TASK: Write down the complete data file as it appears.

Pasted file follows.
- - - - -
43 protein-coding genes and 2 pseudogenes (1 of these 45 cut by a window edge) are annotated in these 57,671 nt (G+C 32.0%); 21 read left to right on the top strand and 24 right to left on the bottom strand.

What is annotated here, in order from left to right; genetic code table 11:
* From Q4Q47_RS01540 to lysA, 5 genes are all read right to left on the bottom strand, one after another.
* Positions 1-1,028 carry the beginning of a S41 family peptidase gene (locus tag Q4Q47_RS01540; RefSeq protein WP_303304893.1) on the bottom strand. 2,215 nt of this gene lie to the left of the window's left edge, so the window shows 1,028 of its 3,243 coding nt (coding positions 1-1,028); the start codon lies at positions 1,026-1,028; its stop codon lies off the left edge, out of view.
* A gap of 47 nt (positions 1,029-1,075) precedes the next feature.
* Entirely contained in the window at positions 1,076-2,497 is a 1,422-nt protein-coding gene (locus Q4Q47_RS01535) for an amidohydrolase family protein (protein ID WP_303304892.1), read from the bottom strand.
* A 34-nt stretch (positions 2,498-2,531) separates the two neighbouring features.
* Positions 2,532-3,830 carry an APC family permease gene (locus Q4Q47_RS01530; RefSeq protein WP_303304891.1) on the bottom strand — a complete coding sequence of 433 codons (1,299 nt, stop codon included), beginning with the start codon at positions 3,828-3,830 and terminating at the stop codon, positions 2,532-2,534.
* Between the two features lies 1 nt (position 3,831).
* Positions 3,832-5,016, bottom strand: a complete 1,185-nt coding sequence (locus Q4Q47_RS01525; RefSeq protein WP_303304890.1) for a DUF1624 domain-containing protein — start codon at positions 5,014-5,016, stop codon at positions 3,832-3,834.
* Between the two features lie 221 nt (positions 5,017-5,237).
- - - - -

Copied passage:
43 protein-coding genes and 2 pseudogenes (1 of these 45 cut by a window edge) are annotated in these 57,671 nt (G+C 32.0%); 21 read left to right on the top strand and 24 right to left on the bottom strand.

What is annotated here, in order from left to right; genetic code table 11:
* From Q4Q47_RS01540 to lysA, 5 genes are all read right to left on the bottom strand, one after another.
* Positions 1-1,028 carry the beginning of a S41 family peptidase gene (locus tag Q4Q47_RS01540; RefSeq protein WP_303304893.1) on the bottom strand. 2,215 nt of this gene lie to the left of the window's left edge, so the window shows 1,028 of its 3,243 coding nt (coding positions 1-1,028); the start codon lies at positions 1,026-1,028; its stop codon lies off the left edge, out of view.
* A gap of 47 nt (positions 1,029-1,075) precedes the next feature.
* Entirely contained in the window at positions 1,076-2,497 is a 1,422-nt protein-coding gene (locus Q4Q47_RS01535) for an amidohydrolase family protein (protein ID WP_303304892.1), read from the bottom strand.
* A 34-nt stretch (positions 2,498-2,531) separates the two neighbouring features.
* Positions 2,532-3,830 carry an APC family permease gene (locus Q4Q47_RS01530; RefSeq protein WP_303304891.1) on the bottom strand — a complete coding sequence of 433 codons (1,299 nt, stop codon included), beginning with the start codon at positions 3,828-3,830 and terminating at the stop codon, positions 2,532-2,534.
* Between the two features lies 1 nt (position 3,831).
* Positions 3,832-5,016, bottom strand: a complete 1,185-nt coding sequence (locus Q4Q47_RS01525; RefSeq protein WP_303304890.1) for a DUF1624 domain-containing protein — start codon at positions 5,014-5,016, stop codon at positions 3,832-3,834.
* Between the two features lie 221 nt (positions 5,017-5,237).